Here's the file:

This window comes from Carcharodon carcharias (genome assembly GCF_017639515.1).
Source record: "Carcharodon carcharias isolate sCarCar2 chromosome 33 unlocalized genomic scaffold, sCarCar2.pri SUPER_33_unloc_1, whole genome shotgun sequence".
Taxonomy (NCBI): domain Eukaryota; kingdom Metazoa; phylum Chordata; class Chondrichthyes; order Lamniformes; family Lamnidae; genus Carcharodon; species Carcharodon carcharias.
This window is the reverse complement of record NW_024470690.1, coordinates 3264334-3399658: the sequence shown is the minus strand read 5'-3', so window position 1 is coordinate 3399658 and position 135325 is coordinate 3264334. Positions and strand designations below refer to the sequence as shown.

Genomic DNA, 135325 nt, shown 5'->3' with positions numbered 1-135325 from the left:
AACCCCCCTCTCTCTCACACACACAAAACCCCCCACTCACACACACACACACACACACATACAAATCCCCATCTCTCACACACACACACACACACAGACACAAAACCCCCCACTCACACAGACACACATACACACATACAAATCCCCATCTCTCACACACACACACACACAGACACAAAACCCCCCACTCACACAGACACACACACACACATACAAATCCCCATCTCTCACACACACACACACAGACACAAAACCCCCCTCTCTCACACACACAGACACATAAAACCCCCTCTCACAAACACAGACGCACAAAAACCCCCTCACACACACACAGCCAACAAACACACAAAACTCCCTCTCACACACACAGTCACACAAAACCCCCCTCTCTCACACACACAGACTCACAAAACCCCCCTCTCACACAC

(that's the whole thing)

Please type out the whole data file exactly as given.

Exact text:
This window comes from Carcharodon carcharias (genome assembly GCF_017639515.1).
Source record: "Carcharodon carcharias isolate sCarCar2 chromosome 33 unlocalized genomic scaffold, sCarCar2.pri SUPER_33_unloc_1, whole genome shotgun sequence".
Taxonomy (NCBI): domain Eukaryota; kingdom Metazoa; phylum Chordata; class Chondrichthyes; order Lamniformes; family Lamnidae; genus Carcharodon; species Carcharodon carcharias.
This window is the reverse complement of record NW_024470690.1, coordinates 3264334-3399658: the sequence shown is the minus strand read 5'-3', so window position 1 is coordinate 3399658 and position 135325 is coordinate 3264334. Positions and strand designations below refer to the sequence as shown.

Genomic DNA, 135325 nt, shown 5'->3' with positions numbered 1-135325 from the left:
AACCCCCCTCTCTCTCACACACACAAAACCCCCCACTCACACACACACACACACACACATACAAATCCCCATCTCTCACACACACACACACACACAGACACAAAACCCCCCACTCACACAGACACACATACACACATACAAATCCCCATCTCTCACACACACACACACACAGACACAAAACCCCCCACTCACACAGACACACACACACACATACAAATCCCCATCTCTCACACACACACACACAGACACAAAACCCCCCTCTCTCACACACACAGACACATAAAACCCCCTCTCACAAACACAGACGCACAAAAACCCCCTCACACACACACAGCCAACAAACACACAAAACTCCCTCTCACACACACAGTCACACAAAACCCCCCTCTCTCACACACACAGACTCACAAAACCCCCCTCTCACACAC